The Conversation published an op-ed by two UBC journalism professors about the controversial trial of Gerald Stanley, who was on trial for killing Colten Boushie, a young Indigenous man. “Indigenous scholars, activists and community members are largely doing the important work of situating Colten Boushie’s life and death within the colonial context, answering not if race was a factor, but how and why it matters,” wrote Candis Callison and Mary-Lynn Young.

The side effects of the decline of men

Bloomberg Wed February 14 2018 By: Tyler Cowen

Bloomberg cited a study co-authored by Henry E. Siu, a UBC economics professor, for an article about the decline of men in the high-skill labour market. Siu, Guido Matias Cortes, and Nir Jaimovich found that the percentage of college-educated men working in cognitive, high-wage occupations has been dropping.

Vancouver Chinatown’s history woven into other Chinatowns

Vancouver Sun Wed February 14 2018 By: Joanne Lee-Young

Henry Yu, a UBC history professor, spoke to the Vancouver Sun for an article on the history of Vancouver’s Chinatown. He said there is awareness that Kaiping, in southern China, shows how Vancouver’s Chinatown is part of a much bigger international thread. The story also appeared in The Province.

Is it dishonest to seek professional help for online dating?

CBC Sun February 11 2018 By: Michelle Ghoussoub

CBC interviewed Marina Adshade, a UBC professor of economics, for an article about professional services for people looking for help with online dating. She said she’s not surprised this industry has emerged in a society with increased outsourcing of services.

Cabinet orders deeper security review of proposed Chinese takeover of Aecon Group

Canadian Press Mon February 12 2018 By: Ross Marowits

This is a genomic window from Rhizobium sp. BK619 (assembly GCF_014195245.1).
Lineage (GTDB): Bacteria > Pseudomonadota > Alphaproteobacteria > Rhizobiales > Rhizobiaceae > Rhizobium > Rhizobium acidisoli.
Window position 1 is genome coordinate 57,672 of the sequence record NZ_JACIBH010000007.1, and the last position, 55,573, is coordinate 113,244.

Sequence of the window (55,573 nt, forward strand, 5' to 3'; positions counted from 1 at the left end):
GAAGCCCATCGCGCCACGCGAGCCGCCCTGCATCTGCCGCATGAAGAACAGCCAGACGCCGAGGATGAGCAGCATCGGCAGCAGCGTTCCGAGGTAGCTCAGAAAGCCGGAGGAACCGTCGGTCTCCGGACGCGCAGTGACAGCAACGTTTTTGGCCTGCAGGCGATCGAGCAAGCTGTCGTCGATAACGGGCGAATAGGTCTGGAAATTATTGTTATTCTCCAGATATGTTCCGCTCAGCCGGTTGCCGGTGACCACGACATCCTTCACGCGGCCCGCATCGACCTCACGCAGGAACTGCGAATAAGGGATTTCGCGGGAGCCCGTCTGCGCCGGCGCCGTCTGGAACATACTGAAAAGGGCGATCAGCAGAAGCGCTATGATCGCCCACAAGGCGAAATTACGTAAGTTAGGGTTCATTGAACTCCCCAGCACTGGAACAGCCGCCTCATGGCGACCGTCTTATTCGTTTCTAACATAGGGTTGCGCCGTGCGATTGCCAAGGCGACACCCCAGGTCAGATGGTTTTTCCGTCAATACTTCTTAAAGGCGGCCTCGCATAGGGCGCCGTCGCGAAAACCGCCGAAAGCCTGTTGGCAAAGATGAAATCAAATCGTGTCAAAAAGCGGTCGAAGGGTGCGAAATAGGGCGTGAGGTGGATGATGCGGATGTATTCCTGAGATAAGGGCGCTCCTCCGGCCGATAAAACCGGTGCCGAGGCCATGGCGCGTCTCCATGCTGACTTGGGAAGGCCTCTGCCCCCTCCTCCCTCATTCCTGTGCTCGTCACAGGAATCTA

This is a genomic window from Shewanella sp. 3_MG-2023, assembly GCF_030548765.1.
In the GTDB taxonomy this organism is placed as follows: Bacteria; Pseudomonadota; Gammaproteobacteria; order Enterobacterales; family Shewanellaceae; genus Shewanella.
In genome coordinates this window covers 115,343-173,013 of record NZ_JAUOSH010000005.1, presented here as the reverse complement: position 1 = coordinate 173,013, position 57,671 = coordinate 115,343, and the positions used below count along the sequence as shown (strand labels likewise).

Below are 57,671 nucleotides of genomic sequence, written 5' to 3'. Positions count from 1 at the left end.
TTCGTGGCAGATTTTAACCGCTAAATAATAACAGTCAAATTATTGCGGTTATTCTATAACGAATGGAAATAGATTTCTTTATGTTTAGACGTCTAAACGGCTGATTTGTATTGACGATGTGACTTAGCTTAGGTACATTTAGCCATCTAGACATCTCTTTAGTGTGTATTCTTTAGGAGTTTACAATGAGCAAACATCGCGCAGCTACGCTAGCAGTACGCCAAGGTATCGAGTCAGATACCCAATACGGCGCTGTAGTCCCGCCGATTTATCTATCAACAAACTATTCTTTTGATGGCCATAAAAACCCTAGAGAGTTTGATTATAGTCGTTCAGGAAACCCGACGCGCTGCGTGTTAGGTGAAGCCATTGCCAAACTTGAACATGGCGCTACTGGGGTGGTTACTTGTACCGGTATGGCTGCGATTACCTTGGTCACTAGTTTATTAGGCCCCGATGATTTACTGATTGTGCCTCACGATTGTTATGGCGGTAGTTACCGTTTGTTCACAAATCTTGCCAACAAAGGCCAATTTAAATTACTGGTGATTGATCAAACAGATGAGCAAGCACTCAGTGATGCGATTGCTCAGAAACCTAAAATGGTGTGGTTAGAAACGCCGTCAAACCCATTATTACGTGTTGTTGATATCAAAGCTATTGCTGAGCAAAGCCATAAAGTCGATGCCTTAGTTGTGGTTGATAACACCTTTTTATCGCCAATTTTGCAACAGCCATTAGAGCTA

The Canadian Press interviewed Paul Evans, a professor of international relations at UBC’s school of public policy and global affairs, about a security review of a proposed Chinese takeover of Aecon Group. Evans said this case is a “watershed moment” about how Canada will deal with Chinese investment in various sectors. The story appeared in the National Post and Times Colonist.

Everyone a winner with Williams Lake band victory, says chief

The Tyee Thu February 8 2018 By: Katie Hyslop

Charles Menzies, a UBC anthropology professor, was quoted in The Tyee after the Supreme Court of Canada reinstated a tribunal ruling that the Williams Lake Indian Band is owed federal government compensation for the theft of its village 150 years ago.

“People shouldn’t be surprised that there is a cost involved to having their town [on unceded First Nations land]. A lot of towns and cities throughout British Columbia are on the best known places to have human habitation,” Menzies said.

B.C.’s labelling of Alberta trade war as ‘distraction’ more strategy than reality

CBC Thu February 8 2018 By: Justin McElroy

Two UBC political science professors spoke to various media outlets about the trade war between B.C. and Alberta. Kathryn Harrison, who specializes in federalism and environmental policy, was quoted in a CBC story as saying, “I think the trade war is a side scuffle. It’s a political issue, and it’s not one that B.C. can win by escalating.”

Max Cameron, the Centre for the Study of Democratic Institutions director, told Metro News it’s a classic example of “a tit-for-tat strategy” where players retaliate against each other with “measures intended to signal the seriousness of the issue” under dispute.